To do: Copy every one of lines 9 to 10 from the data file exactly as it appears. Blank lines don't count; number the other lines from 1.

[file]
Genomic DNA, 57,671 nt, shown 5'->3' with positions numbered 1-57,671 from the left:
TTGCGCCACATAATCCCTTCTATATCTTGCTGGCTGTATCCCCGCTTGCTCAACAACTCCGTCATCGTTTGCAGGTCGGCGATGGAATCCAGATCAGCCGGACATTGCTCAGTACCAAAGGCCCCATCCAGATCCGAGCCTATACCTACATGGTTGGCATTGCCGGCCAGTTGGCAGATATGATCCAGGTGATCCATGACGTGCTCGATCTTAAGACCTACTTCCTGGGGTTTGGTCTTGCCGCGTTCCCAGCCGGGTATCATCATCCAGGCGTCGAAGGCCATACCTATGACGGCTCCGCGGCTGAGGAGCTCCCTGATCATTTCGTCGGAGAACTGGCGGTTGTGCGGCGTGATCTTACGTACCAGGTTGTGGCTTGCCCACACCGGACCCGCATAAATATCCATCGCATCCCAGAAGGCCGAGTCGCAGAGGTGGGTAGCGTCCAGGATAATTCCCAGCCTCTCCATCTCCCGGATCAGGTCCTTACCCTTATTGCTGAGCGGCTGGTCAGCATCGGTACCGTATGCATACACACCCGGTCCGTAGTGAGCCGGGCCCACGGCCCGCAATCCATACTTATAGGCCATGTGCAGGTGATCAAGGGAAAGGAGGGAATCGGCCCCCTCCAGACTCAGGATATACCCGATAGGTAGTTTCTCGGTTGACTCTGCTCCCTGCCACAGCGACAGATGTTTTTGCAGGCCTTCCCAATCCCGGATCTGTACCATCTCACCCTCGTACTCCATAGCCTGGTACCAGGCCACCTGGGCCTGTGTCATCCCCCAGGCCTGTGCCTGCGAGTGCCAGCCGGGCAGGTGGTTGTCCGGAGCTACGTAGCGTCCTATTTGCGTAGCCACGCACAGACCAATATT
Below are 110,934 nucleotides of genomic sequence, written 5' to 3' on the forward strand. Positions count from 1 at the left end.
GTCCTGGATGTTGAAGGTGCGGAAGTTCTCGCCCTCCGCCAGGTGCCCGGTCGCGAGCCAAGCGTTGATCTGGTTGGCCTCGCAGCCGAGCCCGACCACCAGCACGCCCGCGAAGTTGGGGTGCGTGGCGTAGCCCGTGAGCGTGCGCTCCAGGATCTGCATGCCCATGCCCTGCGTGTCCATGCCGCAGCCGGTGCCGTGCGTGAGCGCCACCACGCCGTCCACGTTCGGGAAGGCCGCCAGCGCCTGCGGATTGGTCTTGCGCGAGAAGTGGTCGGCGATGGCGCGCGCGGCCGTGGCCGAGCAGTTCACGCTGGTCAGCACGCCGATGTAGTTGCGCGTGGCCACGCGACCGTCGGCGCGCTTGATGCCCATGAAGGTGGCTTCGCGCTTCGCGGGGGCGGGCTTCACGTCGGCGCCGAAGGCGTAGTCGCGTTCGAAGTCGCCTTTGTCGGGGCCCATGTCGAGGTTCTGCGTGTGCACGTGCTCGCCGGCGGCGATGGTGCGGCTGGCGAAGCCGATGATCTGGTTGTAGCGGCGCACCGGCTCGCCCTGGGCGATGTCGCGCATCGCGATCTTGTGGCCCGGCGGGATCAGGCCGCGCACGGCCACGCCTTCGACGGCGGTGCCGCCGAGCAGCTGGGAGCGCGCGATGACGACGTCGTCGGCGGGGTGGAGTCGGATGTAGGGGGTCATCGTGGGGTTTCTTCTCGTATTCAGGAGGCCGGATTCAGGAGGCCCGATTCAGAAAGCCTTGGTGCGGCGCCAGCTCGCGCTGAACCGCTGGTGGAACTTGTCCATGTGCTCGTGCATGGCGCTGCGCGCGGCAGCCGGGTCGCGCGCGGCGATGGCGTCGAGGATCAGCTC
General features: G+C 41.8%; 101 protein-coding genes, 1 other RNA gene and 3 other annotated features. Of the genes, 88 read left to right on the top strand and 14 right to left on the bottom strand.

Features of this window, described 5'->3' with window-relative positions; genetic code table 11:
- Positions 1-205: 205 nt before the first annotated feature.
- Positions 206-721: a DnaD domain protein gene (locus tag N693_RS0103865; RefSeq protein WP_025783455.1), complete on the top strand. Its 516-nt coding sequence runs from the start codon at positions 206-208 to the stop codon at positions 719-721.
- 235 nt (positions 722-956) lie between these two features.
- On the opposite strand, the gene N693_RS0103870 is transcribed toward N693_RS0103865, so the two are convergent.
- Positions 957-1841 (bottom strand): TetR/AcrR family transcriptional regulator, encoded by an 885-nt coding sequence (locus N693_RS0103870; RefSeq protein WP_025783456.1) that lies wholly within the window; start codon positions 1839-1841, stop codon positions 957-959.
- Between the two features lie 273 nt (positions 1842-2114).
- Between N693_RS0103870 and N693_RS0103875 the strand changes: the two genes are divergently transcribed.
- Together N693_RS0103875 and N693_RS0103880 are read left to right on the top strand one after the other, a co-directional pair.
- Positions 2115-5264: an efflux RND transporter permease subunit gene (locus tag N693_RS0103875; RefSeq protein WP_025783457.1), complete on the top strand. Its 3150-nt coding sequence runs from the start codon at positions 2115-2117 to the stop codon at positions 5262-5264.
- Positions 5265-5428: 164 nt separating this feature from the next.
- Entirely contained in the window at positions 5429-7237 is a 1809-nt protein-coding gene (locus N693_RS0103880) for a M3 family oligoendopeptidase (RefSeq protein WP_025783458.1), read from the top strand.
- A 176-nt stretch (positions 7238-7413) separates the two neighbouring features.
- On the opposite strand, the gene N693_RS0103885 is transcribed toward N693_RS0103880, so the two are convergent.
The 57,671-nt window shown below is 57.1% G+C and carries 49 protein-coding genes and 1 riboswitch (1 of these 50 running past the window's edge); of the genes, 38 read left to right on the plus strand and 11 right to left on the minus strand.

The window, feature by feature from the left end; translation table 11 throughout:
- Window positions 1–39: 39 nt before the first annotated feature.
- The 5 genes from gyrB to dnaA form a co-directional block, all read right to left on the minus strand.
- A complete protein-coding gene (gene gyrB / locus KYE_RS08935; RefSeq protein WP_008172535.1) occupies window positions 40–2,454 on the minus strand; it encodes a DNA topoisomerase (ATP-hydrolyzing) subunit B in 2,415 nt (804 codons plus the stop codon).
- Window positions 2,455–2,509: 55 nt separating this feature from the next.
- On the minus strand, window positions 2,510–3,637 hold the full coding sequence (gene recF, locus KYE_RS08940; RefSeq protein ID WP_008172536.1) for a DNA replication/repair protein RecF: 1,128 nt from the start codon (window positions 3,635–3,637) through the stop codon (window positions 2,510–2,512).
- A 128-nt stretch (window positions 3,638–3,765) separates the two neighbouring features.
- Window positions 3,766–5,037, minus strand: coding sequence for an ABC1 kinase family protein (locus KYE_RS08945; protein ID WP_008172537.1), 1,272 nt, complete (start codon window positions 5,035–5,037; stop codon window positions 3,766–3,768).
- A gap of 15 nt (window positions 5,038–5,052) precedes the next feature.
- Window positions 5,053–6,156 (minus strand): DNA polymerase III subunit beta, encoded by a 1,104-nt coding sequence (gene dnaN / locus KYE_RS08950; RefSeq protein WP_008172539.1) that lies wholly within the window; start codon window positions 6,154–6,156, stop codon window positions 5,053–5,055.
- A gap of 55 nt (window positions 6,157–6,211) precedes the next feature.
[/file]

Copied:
- 235 nt (positions 722-956) lie between these two features.
- On the opposite strand, the gene N693_RS0103870 is transcribed toward N693_RS0103865, so the two are convergent.